TV6 Investigates: Davenport Police Officers Accused of Using 'To - News and Weather For The Quad Cities -

TV6 Investigates: Davenport Police Officers Accused of Using 'Too Much Force'

Updated: Aug 6, 2013 09:46 PM

Caught on tape, Davenport Police officers and an accused shoplifter in a questionable incident that has some questioning -- did they use too much force? 

Video captures a Davenport Police officer striking an accused shoplifter several times. That person was 34 year old Brandie Redell of Davenport.

On February 18th, Redell was taken in for questioning regarding a shoplifting incident at the Von Maur store at Northpark Mall.     

Surveillance video shows Redell saying something to the officers, then one of them, Officer Scott Crow, moves to restrain her, punching her several times in the process.  

This all happened with Redell's one year old daughter in the room, she was then quickly removed. 

The Davenport Police Department conducted an internal investigation, but the officer involved is still on the force. 

The Davenport Police chief tells TV6 this incident was investigated, it was found the officer did violate policy and they used more force than necessary.    

The officer was disciplined, but police won't release any more details.    

Now both officers still have their jobs, and it's something Redell and her family want to see changed.   

"I received a total of four blows, plus a couple of knees," Redell says of the incident. 

"The vessel in the eye was broken, they said I had a concussion too," she says. 

Redell says she was on the phone trying to get someone to pick up her daughter, when things got out of control.  

"His [Crow's] exact words to me were, ‘This is going to get really ugly really quick,'" Redell says. 

In the video, you can see Redell on the phone say something to the officer before he comes at her.  

"He lunged at me, he came at me," she says, "I fell from the chair a little bit and went to the ground face first and he was rubbing my face in the carpet telling me, ‘This is not going to happen like this, I'm in charge here.'" 

The police report states Redell was cursing and seemed ready to fight with clenched fists, something she denies.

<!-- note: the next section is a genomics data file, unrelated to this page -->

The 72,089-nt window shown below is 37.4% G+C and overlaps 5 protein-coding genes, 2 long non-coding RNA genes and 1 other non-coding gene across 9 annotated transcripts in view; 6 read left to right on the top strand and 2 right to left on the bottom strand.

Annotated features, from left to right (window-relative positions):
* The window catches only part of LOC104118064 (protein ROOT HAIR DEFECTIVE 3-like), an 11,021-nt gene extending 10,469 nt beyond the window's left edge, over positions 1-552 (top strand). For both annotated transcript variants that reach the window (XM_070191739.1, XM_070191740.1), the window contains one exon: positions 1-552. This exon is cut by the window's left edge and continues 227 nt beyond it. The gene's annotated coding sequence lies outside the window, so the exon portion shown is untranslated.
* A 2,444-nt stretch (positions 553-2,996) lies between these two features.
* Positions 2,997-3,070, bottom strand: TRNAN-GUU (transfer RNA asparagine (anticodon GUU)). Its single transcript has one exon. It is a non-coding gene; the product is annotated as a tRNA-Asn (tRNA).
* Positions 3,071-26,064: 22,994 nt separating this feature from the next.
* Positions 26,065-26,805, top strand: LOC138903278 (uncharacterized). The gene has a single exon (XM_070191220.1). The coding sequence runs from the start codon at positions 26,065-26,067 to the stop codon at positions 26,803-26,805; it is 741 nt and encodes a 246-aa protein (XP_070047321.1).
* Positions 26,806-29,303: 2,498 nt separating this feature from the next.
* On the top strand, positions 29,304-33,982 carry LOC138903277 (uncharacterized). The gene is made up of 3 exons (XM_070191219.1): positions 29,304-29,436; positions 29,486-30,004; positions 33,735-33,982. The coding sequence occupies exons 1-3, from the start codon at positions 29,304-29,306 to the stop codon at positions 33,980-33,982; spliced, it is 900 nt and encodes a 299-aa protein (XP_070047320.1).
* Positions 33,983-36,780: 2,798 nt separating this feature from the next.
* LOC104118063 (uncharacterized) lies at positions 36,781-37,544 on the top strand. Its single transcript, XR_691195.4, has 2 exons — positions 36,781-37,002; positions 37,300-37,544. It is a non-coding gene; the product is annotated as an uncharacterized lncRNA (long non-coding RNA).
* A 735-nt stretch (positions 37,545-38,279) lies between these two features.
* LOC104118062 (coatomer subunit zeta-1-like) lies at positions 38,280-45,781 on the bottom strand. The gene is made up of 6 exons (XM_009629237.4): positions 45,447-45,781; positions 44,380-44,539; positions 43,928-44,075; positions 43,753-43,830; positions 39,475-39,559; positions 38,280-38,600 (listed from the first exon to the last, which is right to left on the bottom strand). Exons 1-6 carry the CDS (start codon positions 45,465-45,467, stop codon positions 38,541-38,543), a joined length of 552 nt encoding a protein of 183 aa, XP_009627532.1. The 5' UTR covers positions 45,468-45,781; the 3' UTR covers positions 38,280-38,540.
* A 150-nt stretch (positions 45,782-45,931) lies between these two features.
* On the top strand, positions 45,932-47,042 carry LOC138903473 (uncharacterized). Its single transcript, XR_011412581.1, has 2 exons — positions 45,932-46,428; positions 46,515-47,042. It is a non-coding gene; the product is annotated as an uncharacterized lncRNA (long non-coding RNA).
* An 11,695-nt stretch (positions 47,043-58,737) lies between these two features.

"I've heard that he said I was clenching my fists and I was swearing at him, but I had been on the phone call with my child's father for a good 7-8 minutes, so where that happened at, I don't know," Redell says. 

"I just didn't think that being beat up should be a result of what I had done," she says. 

Davenport Police investigated the incident and determined the officers involved did use more force than necessary. 

"There were violations of policy, they were investigated and they were addressed," Chief Frank Donchez says. 

He says this video isn't the whole story.  

"I know there's strong reactions, but like so many videos you're getting out there, you're getting a snap shot of what occurred," Donchez says, "The officer was bit [by Redell], I'm not here to justify the officer's actions, but the officer was injured and treated at the hospital as well." 

With the officers still on the job, Redell has reached out to civil rights group, 'Living and Driving While Black,' who plan to file a civil rights lawsuit in the case. 

"As Americans we should not tolerate public servants like the police and other entities who we pay to serve and protect us," President and Founder David Lowery, Jr. says, "I want to make sure there's not another Brandie beating." 

Redell says she hopes this will help shed light on an ugly situation.  

"This probably isn't going to help me, but I do hope that other people can see this and benefit from it," she says, "Maybe now they can find their own voices and say something similar has happened to them, or maybe citizens can band together and say we're not going to take this." 

Redell has pled guilty to her theft charges and has been convicted of theft before. She'll be sentenced August 23rd. She was also charged with assault causing injury to an officer, but tells us those charges are expected to be dropped at sentencing.  

The president of the civil rights group, Living and Driving While Black also tells TV6 they're working with the Justice Department to investigate.

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